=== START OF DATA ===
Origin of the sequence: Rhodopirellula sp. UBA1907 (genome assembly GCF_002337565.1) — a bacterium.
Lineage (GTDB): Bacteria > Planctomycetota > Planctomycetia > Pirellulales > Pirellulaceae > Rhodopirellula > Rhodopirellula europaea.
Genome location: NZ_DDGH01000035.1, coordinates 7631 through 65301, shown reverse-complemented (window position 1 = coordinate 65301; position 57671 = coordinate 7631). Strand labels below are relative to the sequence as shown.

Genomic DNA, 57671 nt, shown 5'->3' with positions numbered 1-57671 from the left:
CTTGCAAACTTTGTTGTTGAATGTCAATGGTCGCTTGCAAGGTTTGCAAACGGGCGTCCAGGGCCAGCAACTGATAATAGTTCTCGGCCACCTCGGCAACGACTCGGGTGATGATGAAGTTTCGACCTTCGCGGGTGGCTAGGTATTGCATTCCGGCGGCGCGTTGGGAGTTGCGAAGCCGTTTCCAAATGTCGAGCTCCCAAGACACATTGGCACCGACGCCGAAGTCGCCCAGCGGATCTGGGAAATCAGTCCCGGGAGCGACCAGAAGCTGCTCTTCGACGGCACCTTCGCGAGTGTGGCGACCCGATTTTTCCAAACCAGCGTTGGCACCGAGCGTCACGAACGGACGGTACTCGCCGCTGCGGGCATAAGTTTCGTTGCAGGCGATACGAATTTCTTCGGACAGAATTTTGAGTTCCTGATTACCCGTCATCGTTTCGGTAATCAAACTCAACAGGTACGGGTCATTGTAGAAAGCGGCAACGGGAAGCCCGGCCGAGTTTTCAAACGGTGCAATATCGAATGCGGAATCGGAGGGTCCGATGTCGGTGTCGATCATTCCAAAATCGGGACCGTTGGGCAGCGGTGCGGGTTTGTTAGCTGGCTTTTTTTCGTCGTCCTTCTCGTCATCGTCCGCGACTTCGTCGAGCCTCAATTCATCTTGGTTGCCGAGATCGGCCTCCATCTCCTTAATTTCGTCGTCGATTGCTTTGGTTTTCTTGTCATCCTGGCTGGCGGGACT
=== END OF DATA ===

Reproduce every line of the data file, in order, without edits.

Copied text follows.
Origin of the sequence: Rhodopirellula sp. UBA1907 (genome assembly GCF_002337565.1) — a bacterium.
Lineage (GTDB): Bacteria > Planctomycetota > Planctomycetia > Pirellulales > Pirellulaceae > Rhodopirellula > Rhodopirellula europaea.
Genome location: NZ_DDGH01000035.1, coordinates 7631 through 65301, shown reverse-complemented (window position 1 = coordinate 65301; position 57671 = coordinate 7631). Strand labels below are relative to the sequence as shown.

Genomic DNA, 57671 nt, shown 5'->3' with positions numbered 1-57671 from the left:
CTTGCAAACTTTGTTGTTGAATGTCAATGGTCGCTTGCAAGGTTTGCAAACGGGCGTCCAGGGCCAGCAACTGATAATAGTTCTCGGCCACCTCGGCAACGACTCGGGTGATGATGAAGTTTCGACCTTCGCGGGTGGCTAGGTATTGCATTCCGGCGGCGCGTTGGGAGTTGCGAAGCCGTTTCCAAATGTCGAGCTCCCAAGACACATTGGCACCGACGCCGAAGTCGCCCAGCGGATCTGGGAAATCAGTCCCGGGAGCGACCAGAAGCTGCTCTTCGACGGCACCTTCGCGAGTGTGGCGACCCGATTTTTCCAAACCAGCGTTGGCACCGAGCGTCACGAACGGACGGTACTCGCCGCTGCGGGCATAAGTTTCGTTGCAGGCGATACGAATTTCTTCGGACAGAATTTTGAGTTCCTGATTACCCGTCATCGTTTCGGTAATCAAACTCAACAGGTACGGGTCATTGTAGAAAGCGGCAACGGGAAGCCCGGCCGAGTTTTCAAACGGTGCAATATCGAATGCGGAATCGGAGGGTCCGATGTCGGTGTCGATCATTCCAAAATCGGGACCGTTGGGCAGCGGTGCGGGTTTGTTAGCTGGCTTTTTTTCGTCGTCCTTCTCGTCATCGTCCGCGACTTCGTCGAGCCTCAATTCATCTTGGTTGCCGAGATCGGCCTCCATCTCCTTAATTTCGTCGTCGATTGCTTTGGTTTTCTTGTCATCCTGGCTGGCGGGACT